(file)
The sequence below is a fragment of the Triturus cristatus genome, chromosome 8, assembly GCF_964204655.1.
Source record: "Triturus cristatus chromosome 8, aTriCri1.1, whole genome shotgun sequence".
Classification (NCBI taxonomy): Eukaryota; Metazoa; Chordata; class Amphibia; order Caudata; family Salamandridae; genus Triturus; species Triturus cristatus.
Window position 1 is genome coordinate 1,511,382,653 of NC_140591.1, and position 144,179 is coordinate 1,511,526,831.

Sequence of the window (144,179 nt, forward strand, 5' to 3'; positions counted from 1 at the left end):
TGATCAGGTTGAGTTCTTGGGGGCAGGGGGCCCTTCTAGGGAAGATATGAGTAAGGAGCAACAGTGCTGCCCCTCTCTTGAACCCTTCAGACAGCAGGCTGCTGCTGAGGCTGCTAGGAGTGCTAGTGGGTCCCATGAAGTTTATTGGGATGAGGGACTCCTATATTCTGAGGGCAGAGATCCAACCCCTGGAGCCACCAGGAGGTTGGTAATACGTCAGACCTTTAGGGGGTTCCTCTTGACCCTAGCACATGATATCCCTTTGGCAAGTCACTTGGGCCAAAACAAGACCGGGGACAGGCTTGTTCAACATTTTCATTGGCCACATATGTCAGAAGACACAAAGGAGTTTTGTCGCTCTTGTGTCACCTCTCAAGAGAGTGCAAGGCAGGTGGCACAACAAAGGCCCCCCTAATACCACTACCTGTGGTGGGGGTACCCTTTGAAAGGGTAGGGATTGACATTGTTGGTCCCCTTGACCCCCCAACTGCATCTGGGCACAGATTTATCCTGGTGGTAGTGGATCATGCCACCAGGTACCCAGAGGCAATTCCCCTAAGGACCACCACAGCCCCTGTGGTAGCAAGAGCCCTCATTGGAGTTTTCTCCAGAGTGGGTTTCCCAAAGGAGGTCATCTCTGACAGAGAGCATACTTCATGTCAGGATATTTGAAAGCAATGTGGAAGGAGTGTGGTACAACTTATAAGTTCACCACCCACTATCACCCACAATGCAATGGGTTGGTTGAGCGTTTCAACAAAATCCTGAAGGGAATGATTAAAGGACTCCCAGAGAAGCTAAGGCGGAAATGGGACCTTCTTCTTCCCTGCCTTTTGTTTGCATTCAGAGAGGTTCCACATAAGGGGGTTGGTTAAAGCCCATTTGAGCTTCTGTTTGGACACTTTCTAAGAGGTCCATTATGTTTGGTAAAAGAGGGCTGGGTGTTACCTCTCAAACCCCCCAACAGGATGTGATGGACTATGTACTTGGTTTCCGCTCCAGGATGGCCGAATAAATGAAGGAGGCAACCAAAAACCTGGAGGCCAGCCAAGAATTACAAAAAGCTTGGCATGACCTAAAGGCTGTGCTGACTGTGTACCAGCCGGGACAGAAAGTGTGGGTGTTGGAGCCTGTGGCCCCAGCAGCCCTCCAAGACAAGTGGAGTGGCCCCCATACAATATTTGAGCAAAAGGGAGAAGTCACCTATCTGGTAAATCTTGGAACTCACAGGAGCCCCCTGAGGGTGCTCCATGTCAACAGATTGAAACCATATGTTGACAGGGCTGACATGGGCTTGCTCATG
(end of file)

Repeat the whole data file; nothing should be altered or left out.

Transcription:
The sequence below is a fragment of the Triturus cristatus genome, chromosome 8, assembly GCF_964204655.1.
Source record: "Triturus cristatus chromosome 8, aTriCri1.1, whole genome shotgun sequence".
Classification (NCBI taxonomy): Eukaryota; Metazoa; Chordata; class Amphibia; order Caudata; family Salamandridae; genus Triturus; species Triturus cristatus.
Window position 1 is genome coordinate 1,511,382,653 of NC_140591.1, and position 144,179 is coordinate 1,511,526,831.

Sequence of the window (144,179 nt, forward strand, 5' to 3'; positions counted from 1 at the left end):
TGATCAGGTTGAGTTCTTGGGGGCAGGGGGCCCTTCTAGGGAAGATATGAGTAAGGAGCAACAGTGCTGCCCCTCTCTTGAACCCTTCAGACAGCAGGCTGCTGCTGAGGCTGCTAGGAGTGCTAGTGGGTCCCATGAAGTTTATTGGGATGAGGGACTCCTATATTCTGAGGGCAGAGATCCAACCCCTGGAGCCACCAGGAGGTTGGTAATACGTCAGACCTTTAGGGGGTTCCTCTTGACCCTAGCACATGATATCCCTTTGGCAAGTCACTTGGGCCAAAACAAGACCGGGGACAGGCTTGTTCAACATTTTCATTGGCCACATATGTCAGAAGACACAAAGGAGTTTTGTCGCTCTTGTGTCACCTCTCAAGAGAGTGCAAGGCAGGTGGCACAACAAAGGCCCCCCTAATACCACTACCTGTGGTGGGGGTACCCTTTGAAAGGGTAGGGATTGACATTGTTGGTCCCCTTGACCCCCCAACTGCATCTGGGCACAGATTTATCCTGGTGGTAGTGGATCATGCCACCAGGTACCCAGAGGCAATTCCCCTAAGGACCACCACAGCCCCTGTGGTAGCAAGAGCCCTCATTGGAGTTTTCTCCAGAGTGGGTTTCCCAAAGGAGGTCATCTCTGACAGAGAGCATACTTCATGTCAGGATATTTGAAAGCAATGTGGAAGGAGTGTGGTACAACTTATAAGTTCACCACCCACTATCACCCACAATGCAATGGGTTGGTTGAGCGTTTCAACAAAATCCTGAAGGGAATGATTAAAGGACTCCCAGAGAAGCTAAGGCGGAAATGGGACCTTCTTCTTCCCTGCCTTTTGTTTGCATTCAGAGAGGTTCCACATAAGGGGGTTGGTTAAAGCCCATTTGAGCTTCTGTTTGGACACTTTCTAAGAGGTCCATTATGTTTGGTAAAAGAGGGCTGGGTGTTACCTCTCAAACCCCCCAACAGGATGTGATGGACTATGTACTTGGTTTCCGCTCCAGGATGGCCGAATAAATGAAGGAGGCAACCAAAAACCTGGAGGCCAGCCAAGAATTACAAAAAGCTTGGCATGACCTAAAGGCTGTGCTGACTGTGTACCAGCCGGGACAGAAAGTGTGGGTGTTGGAGCCTGTGGCCCCAGCAGCCCTCCAAGACAAGTGGAGTGGCCCCCATACAATATTTGAGCAAAAGGGAGAAGTCACCTATCTGGTAAATCTTGGAACTCACAGGAGCCCCCTGAGGGTGCTCCATGTCAACAGATTGAAACCATATGTTGACAGGGCTGACATGGGCTTGCTCATG